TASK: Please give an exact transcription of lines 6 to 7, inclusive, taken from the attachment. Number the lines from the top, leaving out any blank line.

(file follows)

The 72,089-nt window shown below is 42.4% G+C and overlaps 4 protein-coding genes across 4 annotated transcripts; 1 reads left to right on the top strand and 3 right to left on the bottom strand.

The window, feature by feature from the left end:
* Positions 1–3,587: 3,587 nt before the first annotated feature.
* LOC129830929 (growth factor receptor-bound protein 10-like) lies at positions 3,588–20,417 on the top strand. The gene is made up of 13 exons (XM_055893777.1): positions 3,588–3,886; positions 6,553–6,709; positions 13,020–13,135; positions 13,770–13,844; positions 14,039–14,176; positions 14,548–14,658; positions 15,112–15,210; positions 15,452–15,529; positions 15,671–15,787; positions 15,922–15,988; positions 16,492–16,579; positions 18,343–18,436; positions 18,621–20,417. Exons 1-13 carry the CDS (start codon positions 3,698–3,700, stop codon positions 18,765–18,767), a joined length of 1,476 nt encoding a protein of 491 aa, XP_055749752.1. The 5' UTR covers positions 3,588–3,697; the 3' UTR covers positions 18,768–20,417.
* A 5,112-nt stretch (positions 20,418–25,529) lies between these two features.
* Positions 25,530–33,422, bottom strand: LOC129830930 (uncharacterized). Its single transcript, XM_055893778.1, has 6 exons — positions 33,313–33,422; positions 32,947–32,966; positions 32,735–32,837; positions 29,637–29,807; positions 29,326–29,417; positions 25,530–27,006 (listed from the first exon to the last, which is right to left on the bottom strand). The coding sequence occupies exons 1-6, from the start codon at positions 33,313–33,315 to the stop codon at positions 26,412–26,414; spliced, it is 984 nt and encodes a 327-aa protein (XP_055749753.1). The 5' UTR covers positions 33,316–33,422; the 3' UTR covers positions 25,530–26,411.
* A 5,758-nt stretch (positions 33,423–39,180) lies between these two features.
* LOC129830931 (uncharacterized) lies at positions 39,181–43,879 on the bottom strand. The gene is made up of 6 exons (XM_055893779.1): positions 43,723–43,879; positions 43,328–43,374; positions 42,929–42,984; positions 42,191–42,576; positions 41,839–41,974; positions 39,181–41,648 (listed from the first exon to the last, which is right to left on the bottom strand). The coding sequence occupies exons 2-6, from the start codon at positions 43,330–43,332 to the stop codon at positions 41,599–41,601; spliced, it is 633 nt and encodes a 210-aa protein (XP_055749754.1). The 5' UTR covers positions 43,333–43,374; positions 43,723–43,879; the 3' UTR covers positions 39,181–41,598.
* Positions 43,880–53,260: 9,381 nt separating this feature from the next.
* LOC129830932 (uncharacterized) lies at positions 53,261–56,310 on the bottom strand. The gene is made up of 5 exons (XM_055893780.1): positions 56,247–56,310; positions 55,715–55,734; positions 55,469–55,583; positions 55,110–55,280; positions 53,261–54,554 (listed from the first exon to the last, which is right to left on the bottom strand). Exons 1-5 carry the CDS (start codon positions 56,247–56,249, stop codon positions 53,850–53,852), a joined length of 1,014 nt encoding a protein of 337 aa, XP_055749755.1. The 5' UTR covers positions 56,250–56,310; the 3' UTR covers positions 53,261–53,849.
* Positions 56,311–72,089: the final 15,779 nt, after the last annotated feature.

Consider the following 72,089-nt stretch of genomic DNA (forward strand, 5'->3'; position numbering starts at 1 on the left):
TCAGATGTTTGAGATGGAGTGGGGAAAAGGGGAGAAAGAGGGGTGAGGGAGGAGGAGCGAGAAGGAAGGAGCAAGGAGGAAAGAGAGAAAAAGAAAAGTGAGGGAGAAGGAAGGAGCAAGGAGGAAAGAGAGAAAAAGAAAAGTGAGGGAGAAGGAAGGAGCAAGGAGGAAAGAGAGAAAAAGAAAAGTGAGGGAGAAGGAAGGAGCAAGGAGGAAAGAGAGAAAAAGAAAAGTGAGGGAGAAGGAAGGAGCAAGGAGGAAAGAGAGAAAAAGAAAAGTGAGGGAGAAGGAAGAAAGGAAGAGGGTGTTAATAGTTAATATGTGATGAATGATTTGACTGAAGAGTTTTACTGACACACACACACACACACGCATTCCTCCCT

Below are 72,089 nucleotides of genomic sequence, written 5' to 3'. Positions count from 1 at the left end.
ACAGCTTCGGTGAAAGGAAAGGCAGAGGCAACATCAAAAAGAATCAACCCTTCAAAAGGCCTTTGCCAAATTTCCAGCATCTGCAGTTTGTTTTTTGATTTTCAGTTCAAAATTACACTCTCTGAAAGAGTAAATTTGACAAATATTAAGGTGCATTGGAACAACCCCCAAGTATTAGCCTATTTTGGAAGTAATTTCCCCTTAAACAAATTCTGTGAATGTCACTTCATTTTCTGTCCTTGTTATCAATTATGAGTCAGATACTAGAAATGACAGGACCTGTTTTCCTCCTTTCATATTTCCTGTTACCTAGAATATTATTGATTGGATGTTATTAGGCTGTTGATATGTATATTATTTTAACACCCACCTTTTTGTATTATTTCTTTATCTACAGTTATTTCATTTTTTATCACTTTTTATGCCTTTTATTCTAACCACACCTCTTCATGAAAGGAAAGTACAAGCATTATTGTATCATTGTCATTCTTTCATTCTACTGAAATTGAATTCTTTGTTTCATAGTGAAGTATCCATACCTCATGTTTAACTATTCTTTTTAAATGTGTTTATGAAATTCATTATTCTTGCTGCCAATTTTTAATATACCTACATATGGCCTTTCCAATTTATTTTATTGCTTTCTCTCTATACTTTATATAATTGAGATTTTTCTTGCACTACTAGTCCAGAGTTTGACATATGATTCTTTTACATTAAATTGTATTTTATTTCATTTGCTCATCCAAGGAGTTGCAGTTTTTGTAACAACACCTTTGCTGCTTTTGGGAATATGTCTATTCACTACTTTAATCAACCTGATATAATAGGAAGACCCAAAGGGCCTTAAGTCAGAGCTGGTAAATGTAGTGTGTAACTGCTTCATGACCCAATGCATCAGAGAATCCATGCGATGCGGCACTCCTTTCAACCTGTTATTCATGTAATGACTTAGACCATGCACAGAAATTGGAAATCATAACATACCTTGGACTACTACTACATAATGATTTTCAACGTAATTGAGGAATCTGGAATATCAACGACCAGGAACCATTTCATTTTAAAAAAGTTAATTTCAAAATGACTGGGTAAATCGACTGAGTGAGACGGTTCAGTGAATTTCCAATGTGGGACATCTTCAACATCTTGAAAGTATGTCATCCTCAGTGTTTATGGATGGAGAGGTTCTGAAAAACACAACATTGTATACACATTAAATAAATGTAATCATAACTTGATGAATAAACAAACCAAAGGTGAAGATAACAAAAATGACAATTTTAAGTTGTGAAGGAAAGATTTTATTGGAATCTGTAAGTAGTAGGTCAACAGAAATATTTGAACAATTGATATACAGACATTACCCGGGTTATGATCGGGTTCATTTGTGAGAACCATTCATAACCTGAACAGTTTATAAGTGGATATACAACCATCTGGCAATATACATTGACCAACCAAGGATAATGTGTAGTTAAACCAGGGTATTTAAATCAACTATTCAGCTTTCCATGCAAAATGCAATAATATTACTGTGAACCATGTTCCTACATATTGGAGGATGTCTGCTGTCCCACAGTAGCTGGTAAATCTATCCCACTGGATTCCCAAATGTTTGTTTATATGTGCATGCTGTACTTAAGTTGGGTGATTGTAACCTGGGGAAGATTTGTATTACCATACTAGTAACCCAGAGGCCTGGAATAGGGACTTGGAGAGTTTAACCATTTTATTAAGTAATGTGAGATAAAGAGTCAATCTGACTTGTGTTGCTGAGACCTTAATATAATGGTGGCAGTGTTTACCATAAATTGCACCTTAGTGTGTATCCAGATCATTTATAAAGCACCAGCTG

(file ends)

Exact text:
* Positions 25,530–33,422, bottom strand: LOC129830930 (uncharacterized). Its single transcript, XM_055893778.1, has 6 exons — positions 33,313–33,422; positions 32,947–32,966; positions 32,735–32,837; positions 29,637–29,807; positions 29,326–29,417; positions 25,530–27,006 (listed from the first exon to the last, which is right to left on the bottom strand). The coding sequence occupies exons 1-6, from the start codon at positions 33,313–33,315 to the stop codon at positions 26,412–26,414; spliced, it is 984 nt and encodes a 327-aa protein (XP_055749753.1). The 5' UTR covers positions 33,316–33,422; the 3' UTR covers positions 25,530–26,411.
* A 5,758-nt stretch (positions 33,423–39,180) lies between these two features.